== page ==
Many Americans have expressed concern for EITHER the “new-Americans” who feel left out and disempowered, OR the older white-worker culture and class that feels increasingly left out and disempowered.

But Torah hints that the attitudes involved are not very different. Beginning with the story of Pharaoh’s enslavement of Israelite workers, this oppression can be defined as anti-worker, anti-immigrant, anti-religious-minority, anti-racial minority. It seems to me that expressing concern for all these groups and contempt for none of them is a Prophetic, neither a “progressive” nor a “conservative” approach.

 Exodus 12:49: “The same law shall apply to the native as to the stranger who sojourns among you. "

 Leviticus 19:33-: “When a foreigner resides among you in your land, do not mistreat them. The foreigner residing among you must be treated as your native-born. Love them as yourself, for you were foreigners in Egypt. I am YHWH/Yahhhh, the Breathing-Spirit of the world, your God."

 Issue: Should the ultra-wealthy pay more in taxes to support good schools for all children, pure water supplies , and the creation of well-paying jobs to repair the rotting US infrastructure   -- or should the ultra-wealthy have their taxes radically reduced on the assumption they will then hire more workers?

Deut 26: 1-3, 11-12: “When you have entered the land that Yahhhh, the Holy One of Blessing Who Breathes all Life --your God -- is giving you as an inheritance and have taken possession of it and settled in it, take some of the first-fruits of all that you grow from the soil of the land the Lord your God is giving you and put them in a basket. Then go to the place the InterBreath of Life your God will choose as a dwelling for the Sacred Name  and say to the priest in office at the time, ‘I declare today before the Holy InterBreath of Life Who  brought us to this place and gave us this land, a land flowing with milk and honey; that now I bring the first-fruits of the soil that You have given me.’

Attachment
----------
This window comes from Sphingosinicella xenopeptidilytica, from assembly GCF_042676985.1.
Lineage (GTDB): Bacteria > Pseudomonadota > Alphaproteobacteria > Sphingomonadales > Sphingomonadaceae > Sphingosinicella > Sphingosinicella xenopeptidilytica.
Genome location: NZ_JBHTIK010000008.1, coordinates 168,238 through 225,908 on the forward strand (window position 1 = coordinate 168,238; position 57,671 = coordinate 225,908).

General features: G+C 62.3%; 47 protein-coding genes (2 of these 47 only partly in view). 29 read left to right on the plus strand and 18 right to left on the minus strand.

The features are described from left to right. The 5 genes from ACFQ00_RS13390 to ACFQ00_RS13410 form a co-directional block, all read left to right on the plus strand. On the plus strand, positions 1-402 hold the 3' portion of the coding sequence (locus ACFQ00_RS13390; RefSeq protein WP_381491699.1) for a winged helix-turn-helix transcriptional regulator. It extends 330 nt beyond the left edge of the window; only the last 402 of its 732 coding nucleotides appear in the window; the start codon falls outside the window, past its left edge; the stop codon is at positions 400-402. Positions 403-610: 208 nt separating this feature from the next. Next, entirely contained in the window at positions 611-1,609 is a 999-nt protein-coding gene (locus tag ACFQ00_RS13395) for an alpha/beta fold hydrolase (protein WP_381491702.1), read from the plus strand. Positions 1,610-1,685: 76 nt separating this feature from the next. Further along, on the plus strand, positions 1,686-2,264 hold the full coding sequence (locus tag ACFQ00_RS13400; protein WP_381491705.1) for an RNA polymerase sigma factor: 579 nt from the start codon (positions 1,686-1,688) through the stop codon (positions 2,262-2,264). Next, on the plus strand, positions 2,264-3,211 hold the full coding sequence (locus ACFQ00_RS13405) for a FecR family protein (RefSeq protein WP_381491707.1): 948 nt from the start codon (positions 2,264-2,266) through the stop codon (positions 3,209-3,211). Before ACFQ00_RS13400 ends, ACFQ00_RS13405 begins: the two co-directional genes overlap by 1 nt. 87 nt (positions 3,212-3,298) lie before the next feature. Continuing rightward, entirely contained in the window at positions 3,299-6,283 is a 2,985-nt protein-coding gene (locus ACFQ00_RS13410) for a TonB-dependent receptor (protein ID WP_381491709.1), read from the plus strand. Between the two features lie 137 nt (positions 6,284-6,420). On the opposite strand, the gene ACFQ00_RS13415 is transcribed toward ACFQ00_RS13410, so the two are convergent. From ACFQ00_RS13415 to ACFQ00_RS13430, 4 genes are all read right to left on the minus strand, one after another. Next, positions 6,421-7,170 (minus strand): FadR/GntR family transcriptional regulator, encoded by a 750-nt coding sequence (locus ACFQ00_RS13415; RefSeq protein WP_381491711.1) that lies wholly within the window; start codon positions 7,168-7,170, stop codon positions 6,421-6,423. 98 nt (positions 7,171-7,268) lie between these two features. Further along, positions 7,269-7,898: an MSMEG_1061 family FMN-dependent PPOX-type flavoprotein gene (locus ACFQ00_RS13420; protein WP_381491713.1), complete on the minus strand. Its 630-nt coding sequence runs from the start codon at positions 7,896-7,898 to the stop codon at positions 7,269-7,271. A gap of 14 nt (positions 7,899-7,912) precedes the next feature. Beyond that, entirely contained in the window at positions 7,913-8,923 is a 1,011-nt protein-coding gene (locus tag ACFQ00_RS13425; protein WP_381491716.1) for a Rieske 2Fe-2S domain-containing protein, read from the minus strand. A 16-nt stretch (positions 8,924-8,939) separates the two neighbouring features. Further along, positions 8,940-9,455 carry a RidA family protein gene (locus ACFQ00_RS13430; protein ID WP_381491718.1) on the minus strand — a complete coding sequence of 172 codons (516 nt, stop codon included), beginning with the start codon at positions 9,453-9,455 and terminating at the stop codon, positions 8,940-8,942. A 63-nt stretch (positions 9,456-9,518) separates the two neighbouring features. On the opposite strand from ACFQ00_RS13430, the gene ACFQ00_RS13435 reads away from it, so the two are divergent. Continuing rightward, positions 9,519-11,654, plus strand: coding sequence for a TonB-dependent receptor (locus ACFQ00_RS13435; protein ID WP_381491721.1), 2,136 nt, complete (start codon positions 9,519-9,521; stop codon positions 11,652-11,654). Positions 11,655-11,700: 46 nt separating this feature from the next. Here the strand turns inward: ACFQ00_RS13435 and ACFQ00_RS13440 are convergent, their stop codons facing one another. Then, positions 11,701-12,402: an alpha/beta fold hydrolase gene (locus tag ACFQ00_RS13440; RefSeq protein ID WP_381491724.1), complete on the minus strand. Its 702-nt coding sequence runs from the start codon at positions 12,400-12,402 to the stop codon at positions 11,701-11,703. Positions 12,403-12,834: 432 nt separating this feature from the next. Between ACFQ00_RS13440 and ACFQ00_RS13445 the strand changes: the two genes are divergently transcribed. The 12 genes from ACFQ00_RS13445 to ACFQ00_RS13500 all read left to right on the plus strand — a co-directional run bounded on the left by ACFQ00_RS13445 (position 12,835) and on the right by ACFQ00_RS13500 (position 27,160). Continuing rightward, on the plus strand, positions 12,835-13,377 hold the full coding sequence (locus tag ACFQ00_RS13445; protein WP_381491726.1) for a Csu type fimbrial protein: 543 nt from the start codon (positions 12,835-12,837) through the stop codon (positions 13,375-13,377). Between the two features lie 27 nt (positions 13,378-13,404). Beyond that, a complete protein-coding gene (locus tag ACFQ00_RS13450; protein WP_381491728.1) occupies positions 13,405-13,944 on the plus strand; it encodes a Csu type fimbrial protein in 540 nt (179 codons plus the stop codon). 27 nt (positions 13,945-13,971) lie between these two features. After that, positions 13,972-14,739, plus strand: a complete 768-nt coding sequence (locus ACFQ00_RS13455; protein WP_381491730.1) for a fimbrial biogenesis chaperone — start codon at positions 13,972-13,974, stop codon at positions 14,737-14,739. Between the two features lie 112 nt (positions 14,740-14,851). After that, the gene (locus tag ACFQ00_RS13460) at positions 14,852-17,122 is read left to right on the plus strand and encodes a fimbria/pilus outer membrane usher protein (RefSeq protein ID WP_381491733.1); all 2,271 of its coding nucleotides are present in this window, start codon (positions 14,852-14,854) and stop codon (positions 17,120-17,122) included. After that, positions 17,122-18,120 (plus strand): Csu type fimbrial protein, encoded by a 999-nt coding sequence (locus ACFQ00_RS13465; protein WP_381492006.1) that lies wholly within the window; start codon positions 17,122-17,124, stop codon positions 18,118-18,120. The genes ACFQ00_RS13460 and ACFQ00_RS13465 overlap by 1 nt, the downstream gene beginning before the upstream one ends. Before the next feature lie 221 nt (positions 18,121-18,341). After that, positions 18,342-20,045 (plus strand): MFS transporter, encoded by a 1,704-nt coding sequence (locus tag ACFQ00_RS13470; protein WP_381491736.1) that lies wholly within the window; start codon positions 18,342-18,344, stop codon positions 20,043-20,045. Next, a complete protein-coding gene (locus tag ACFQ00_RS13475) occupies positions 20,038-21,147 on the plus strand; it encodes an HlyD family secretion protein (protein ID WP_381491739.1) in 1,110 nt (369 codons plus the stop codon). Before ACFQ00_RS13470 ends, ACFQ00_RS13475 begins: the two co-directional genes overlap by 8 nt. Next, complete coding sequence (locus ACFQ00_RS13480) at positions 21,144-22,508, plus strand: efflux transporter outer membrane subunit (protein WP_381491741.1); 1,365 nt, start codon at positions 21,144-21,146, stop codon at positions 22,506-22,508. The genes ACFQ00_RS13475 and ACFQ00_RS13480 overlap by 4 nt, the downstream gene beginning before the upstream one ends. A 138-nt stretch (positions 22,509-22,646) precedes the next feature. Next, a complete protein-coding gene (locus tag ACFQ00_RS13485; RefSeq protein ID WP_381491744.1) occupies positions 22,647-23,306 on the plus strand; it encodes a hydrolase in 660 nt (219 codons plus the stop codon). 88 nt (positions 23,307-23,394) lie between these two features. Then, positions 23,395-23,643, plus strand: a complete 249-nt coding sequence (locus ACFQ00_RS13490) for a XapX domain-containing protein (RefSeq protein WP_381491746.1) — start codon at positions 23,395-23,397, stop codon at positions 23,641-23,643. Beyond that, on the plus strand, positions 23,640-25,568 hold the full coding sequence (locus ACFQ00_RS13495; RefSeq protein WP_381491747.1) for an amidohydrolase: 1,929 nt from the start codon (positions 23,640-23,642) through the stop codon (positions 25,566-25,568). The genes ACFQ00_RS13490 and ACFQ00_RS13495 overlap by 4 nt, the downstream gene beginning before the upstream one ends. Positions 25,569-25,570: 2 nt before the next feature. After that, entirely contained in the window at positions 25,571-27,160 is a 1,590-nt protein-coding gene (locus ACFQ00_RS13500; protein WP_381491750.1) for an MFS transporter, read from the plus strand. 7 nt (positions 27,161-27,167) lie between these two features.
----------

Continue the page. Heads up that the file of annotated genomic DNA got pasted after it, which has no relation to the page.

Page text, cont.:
“When you have finished setting aside a tenth of all your produce in the third year, the year of the tithe, you shall give it to [those who have no land of their own] –--  the Levite, the foreigner, the orphan and the widow, so that they may eat in your settlements and be satisfied. Then say to the Interbreath of Life your God: ‘I have removed from my house the sacred portion and have given it to the Levite, the foreigner, the orphan and the widow, according to all you commanded. I have not turned aside from your commands nor have I forgotten any of them.’ ” 

 

 ISSUE: How shall we deal with proposals for gun control, especially proposals to perform background checks for possible mental instability or proclivities for violence in those seeking to purchase guns?

Lev. 19:14: “You shall not put a stumbling block in front of the blind." 

Rabbinic interpretation:

S.A Choshen Mishpat 427:8: “It is a positive commandment to remove and be vigilant about any stumbling block where there is a danger to someone’s life … and if you do not remove it or leave the stumbling block and it brings about danger you have failed in your mission to fulfill the commandment and [you] may have been responsible for spilling another’s blood."